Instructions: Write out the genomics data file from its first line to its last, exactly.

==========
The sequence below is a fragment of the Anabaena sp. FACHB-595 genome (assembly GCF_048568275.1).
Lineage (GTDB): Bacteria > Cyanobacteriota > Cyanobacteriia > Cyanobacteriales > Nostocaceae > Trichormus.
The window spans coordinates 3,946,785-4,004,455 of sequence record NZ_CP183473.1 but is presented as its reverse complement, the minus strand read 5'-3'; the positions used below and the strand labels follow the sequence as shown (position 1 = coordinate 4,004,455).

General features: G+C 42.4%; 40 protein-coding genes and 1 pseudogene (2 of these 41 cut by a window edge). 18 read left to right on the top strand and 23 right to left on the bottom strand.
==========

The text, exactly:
The sequence below is a fragment of the Anabaena sp. FACHB-595 genome (assembly GCF_048568275.1).
Lineage (GTDB): Bacteria > Cyanobacteriota > Cyanobacteriia > Cyanobacteriales > Nostocaceae > Trichormus.
The window spans coordinates 3,946,785-4,004,455 of sequence record NZ_CP183473.1 but is presented as its reverse complement, the minus strand read 5'-3'; the positions used below and the strand labels follow the sequence as shown (position 1 = coordinate 4,004,455).

General features: G+C 42.4%; 40 protein-coding genes and 1 pseudogene (2 of these 41 cut by a window edge). 18 read left to right on the top strand and 23 right to left on the bottom strand.